A Breakthrough Using CRISPR’s Gene Editing Technology to Cure a Genetic Disorder

Clustered Regularly Interspaced Short Palindromic Repeat (CRISPR), according to NCBI, are sequences that replicate and infect bacterial cells. CRISPR has been in the news recently, but this time it has definitely made headlines. “First-time” news according to an announcement today in Freethink.

CRISPR’s successful breakthrough marks a major “first” to use gene editing in the treatment of diseases. The excitement surrounding the treatment is due to CRISPR therapy curing a genetic disorder within the body and especially overcoming the many challenges during the last few years.

The Human Genome Research Center describes a genetic disorder as a change in the DNA sequence that differs from a normal sequence. Six thousand diseases can be attributed to genetic mutations.

What Did They Do and How Did They Do It?

This is the first time researchers have successfully treated a genetic disease by injecting CRISPR into the bloodstreams of patients in order to make corrections to the affected organs. The problem, until now, has been that although occurrences have been rare, CRISPR has occasionally been “off-target” and made potentially dangerous genetic changes.

Now, researchers at Regeneron Pharmaceuticals and Intellia Therapeutics have proven, by successfully targeting livers of patients with transthyretin amyloidosis, that CRISPR can travel through the bloodstream and accurately make edits in the targeted tissues.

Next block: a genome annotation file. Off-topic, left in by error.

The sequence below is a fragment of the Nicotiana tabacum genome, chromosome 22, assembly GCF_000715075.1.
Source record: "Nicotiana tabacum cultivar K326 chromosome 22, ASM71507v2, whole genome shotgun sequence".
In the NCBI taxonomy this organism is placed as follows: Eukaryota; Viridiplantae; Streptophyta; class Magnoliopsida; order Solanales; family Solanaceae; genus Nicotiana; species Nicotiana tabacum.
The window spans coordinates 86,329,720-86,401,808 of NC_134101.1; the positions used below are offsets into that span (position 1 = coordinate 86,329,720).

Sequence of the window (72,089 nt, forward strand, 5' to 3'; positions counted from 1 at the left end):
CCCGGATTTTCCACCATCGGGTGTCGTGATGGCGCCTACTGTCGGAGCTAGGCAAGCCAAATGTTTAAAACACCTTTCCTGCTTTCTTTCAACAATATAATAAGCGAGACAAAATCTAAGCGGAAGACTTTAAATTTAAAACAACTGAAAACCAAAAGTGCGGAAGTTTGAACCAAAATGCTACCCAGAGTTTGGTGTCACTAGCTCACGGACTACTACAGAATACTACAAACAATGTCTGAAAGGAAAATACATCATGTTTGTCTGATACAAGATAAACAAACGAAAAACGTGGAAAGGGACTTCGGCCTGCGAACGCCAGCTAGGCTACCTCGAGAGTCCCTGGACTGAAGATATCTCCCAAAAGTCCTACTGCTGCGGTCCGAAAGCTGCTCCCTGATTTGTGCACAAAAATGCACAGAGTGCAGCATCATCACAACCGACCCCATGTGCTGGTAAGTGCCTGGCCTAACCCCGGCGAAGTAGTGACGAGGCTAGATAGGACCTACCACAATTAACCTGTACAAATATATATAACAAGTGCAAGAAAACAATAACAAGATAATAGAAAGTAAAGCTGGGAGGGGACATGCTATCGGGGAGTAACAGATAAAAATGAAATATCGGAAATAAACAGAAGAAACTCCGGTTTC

How Did They Do It?

A CRISPR therapy called NTLA-2001 was injected into the bloodstreams of six patients who have transthyretin amyloidosis. The disease is a potentially fatal genetic disorder that produces a destructive protein. In this instance, CRISPR was designed to target and halt the production of the gene that makes that protein.

It only took one CRISPR injection and three patients who received the highest dose had their protein levels fall by up to ninety-six percent. This compares to the current treatment for transthyretin amyloidosis that only produces a drop of eighty-six percent but must be injected at regular intervals. The CRISPR therapy produced mild adverse events, and the team is monitoring the patients to find out whether the effect will be permanent.

The award-winning co-developer of CRISPR, Jennifer Doudna commented that accurate targeting, one of the major challenges, has been overcome.

Looking Forward

Researchers and providers are looking forward to using CRISPR injections in the treatment of disorders such as brain or heart diseases that are not an easy target.

Rose Duesterwald

Rose Duesterwald

Rose became acquainted with Patient Worthy after her husband was diagnosed with Acute Myeloid Leukemia (AML) six years ago. During this period of partial remission, Rose researched investigational drugs to be prepared in the event of a relapse. Her husband died February 12, 2021 with a rare and unexplained occurrence of liver cancer possibly unrelated to AML.

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